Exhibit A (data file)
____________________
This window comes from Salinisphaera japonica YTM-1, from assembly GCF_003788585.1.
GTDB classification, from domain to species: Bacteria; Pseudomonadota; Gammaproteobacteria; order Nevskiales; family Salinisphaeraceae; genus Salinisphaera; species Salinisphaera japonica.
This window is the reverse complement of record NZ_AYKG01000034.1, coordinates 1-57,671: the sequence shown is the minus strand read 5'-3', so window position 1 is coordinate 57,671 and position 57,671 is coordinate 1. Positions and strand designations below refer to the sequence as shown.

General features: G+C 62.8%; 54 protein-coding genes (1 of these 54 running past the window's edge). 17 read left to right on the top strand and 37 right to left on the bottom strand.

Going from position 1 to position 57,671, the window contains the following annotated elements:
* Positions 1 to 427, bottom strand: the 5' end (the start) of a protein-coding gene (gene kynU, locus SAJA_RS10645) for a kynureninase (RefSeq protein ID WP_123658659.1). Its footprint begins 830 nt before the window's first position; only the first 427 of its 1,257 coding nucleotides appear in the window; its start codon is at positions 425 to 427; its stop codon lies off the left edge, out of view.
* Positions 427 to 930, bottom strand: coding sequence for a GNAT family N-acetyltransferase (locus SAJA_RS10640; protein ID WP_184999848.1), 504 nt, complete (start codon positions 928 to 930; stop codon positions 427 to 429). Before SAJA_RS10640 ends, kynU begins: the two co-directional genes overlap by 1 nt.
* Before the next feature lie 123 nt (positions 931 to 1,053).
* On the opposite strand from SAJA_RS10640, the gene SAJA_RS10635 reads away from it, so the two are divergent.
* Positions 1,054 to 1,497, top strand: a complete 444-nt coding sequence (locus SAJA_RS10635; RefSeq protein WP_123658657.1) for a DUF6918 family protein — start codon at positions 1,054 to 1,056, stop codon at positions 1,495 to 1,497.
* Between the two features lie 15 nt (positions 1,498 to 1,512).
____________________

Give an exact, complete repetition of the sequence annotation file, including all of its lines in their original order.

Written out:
This window comes from Salinisphaera japonica YTM-1, from assembly GCF_003788585.1.
GTDB classification, from domain to species: Bacteria; Pseudomonadota; Gammaproteobacteria; order Nevskiales; family Salinisphaeraceae; genus Salinisphaera; species Salinisphaera japonica.
This window is the reverse complement of record NZ_AYKG01000034.1, coordinates 1-57,671: the sequence shown is the minus strand read 5'-3', so window position 1 is coordinate 57,671 and position 57,671 is coordinate 1. Positions and strand designations below refer to the sequence as shown.

General features: G+C 62.8%; 54 protein-coding genes (1 of these 54 running past the window's edge). 17 read left to right on the top strand and 37 right to left on the bottom strand.

Going from position 1 to position 57,671, the window contains the following annotated elements:
* Positions 1 to 427, bottom strand: the 5' end (the start) of a protein-coding gene (gene kynU, locus SAJA_RS10645) for a kynureninase (RefSeq protein ID WP_123658659.1). Its footprint begins 830 nt before the window's first position; only the first 427 of its 1,257 coding nucleotides appear in the window; its start codon is at positions 425 to 427; its stop codon lies off the left edge, out of view.
* Positions 427 to 930, bottom strand: coding sequence for a GNAT family N-acetyltransferase (locus SAJA_RS10640; protein ID WP_184999848.1), 504 nt, complete (start codon positions 928 to 930; stop codon positions 427 to 429). Before SAJA_RS10640 ends, kynU begins: the two co-directional genes overlap by 1 nt.
* Before the next feature lie 123 nt (positions 931 to 1,053).
* On the opposite strand from SAJA_RS10640, the gene SAJA_RS10635 reads away from it, so the two are divergent.
* Positions 1,054 to 1,497, top strand: a complete 444-nt coding sequence (locus SAJA_RS10635; RefSeq protein WP_123658657.1) for a DUF6918 family protein — start codon at positions 1,054 to 1,056, stop codon at positions 1,495 to 1,497.
* Between the two features lie 15 nt (positions 1,498 to 1,512).